Interesting times indeed


Published: 3/26/2020 2:11:10 PM


May you live in interesting times.

Former Senate President Stan Rosenberg was always fond of trotting out that quote whenever things broke bad at the State House. It didn’t originate with him, but is believed by some to be an English translation of an ancient Chinese curse—which some have also come to classify this nasty little virus which has pretty much ground life as we know it to a halt.

I’m not going to begin to try and make sense of any of this, except to say that the initial stages of this “new normal” has revealed just how fragile our American system is, and how strong our resolve as a people can be in times of crisis. The latter has never been in question, but is being tested in a way not yet seen in many of our lifetimes.

The most obvious comparison is the days following September 11, 2001. We were never ordered by our government to stay at home during that time, but the economy took a pretty good whack as did our psyche as a nation. We were facing an invisible enemy back then too, and were also being led by a president a lot of people weren’t sure was up to the task.

My intent here is not to bash our current president. There are plenty of people doing that all over social media right now, but I’d be lying if I said I’ve been pumped full of confidence by his approach to this whole situation. Trump seems to be viewing this pandemic more through the prism of economic and political survival than that of public safety. Why else would he be calling for the country to reopen by Easter when pretty much every voice in the scientific community, including his own advisers, says that’s not realistic?

I get why the guy is a little freaked. The only card he had to play in this election was the economy, which is now in tatters and is likely to remain that way, regardless of the $2 trillion life preserver Congress is throwing at it. Couple that with what we see every time he steps to the podium, and the corresponding public reaction, and Trump’s got a real problem — one which could get exponentially worse if the Democrats decide to make a switch in their choice for president this year.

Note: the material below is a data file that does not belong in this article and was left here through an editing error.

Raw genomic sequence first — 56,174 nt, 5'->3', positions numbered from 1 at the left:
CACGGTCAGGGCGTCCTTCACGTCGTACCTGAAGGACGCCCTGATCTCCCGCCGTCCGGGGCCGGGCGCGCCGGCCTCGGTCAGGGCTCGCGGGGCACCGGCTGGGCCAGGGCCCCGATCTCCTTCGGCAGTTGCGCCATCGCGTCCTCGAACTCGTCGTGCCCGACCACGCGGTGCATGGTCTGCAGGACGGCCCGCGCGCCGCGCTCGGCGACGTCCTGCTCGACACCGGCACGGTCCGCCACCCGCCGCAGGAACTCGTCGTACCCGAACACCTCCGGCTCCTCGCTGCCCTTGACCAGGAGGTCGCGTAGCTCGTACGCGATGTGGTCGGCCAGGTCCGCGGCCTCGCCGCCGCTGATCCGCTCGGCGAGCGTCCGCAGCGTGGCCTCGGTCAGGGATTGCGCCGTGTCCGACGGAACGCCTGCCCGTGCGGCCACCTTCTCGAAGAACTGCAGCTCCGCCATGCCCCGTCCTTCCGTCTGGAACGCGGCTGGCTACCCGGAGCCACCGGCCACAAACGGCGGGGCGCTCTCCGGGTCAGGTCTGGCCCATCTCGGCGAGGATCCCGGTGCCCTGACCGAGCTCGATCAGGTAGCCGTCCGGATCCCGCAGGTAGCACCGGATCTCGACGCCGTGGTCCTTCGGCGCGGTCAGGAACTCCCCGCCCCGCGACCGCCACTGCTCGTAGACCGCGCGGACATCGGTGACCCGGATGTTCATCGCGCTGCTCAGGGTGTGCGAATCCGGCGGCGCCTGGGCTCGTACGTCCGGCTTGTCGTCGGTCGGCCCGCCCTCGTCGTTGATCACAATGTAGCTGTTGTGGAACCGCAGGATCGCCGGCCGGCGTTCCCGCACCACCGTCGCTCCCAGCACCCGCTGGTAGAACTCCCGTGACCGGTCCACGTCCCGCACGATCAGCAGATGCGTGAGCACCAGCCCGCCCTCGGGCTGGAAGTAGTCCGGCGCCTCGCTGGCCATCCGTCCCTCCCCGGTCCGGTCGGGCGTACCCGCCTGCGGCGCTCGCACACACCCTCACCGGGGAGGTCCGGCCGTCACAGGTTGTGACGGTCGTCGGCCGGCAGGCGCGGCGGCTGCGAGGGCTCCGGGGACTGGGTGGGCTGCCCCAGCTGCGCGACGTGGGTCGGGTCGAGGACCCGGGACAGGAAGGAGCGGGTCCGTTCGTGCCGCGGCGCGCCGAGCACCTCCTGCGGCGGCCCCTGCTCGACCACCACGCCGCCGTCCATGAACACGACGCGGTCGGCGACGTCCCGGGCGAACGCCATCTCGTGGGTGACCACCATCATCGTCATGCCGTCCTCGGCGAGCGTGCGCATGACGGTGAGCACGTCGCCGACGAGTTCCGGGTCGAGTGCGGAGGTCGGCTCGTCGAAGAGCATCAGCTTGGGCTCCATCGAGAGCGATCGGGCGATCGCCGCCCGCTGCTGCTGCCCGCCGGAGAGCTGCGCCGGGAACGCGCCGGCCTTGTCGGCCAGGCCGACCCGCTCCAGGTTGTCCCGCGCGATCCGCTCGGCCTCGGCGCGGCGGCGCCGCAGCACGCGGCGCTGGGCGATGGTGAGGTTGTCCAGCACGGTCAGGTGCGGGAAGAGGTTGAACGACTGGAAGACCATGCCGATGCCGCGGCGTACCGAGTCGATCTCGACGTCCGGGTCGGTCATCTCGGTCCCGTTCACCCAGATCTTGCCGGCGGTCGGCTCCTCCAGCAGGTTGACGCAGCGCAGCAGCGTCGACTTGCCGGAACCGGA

At this point, it would take something drastic to deny Joe Biden the Democratic nomination, but this pandemic may very well do the trick, assuming the effort to draft a certain northeastern governor begins to really take shape.

Say what you want about New York Gov. Andrew Cuomo, but he has exhibited real leadership during this crisis. While Biden struggles to identify the current governor of our state—whom he referred to recently as “Charlie Parker” —  Cuomo on an almost daily basis exudes the kind of calm and mature approach we hope to see in a time of crisis. Every time that guy steps in front of a microphone it’s an ad for a “Draft Cuomo” movement which Democratic Party power brokers would be crazy not to at least consider.

Another guy for whom the “pandemic leader” cloak appears to fit nicely is the aforementioned Gov. “Parker,” a.k.a. Charlie Baker, who actually helped avert a potential local political sticky wicket in Greenfield regarding the city’s ordinance banning the use of single-layer plastic bags.

In Wednesday’s press conference where he announced that Massachusetts schools would remain out of session until May 4, Baker trotted out an executive order banning the use of reusable bags in grocery stores, at least temporarily. There were already a couple of city councilors and more than a few residents who questioned the idea of maintaining that ban, which could have set up a potentially nasty debate between opponents of the ordinance and the progressive councilors who fought so hard to enact it.

In this case, however, gubernatorial paper covered local rock, and Greenfield will get its plastic back, assuming there are any bags left to be had.

Another leader who is being tested by this crisis is new Greenfield Mayor RoxannWedegartner, who is doing her best to be a source of calm in a time where people are anything but. Like her counterparts on the regional and national level, Wedegartner is concerned about not only the health concerns, but also the economic impact of this pandemic.

“It could really be devastating,” Wedegartner said. “But the important thing is for people to be kind and look out for one another, and remember that Greenfield has faced tough times before and we always seem to rise to the occasion. I know we will this time.”

I pray that she’s right, for the sake of those who are fortunate enough to still be here when it’s all over.

Chris Collins has covered local and regional politics on a variety of media platforms for the better part of two decades. He can be reached at


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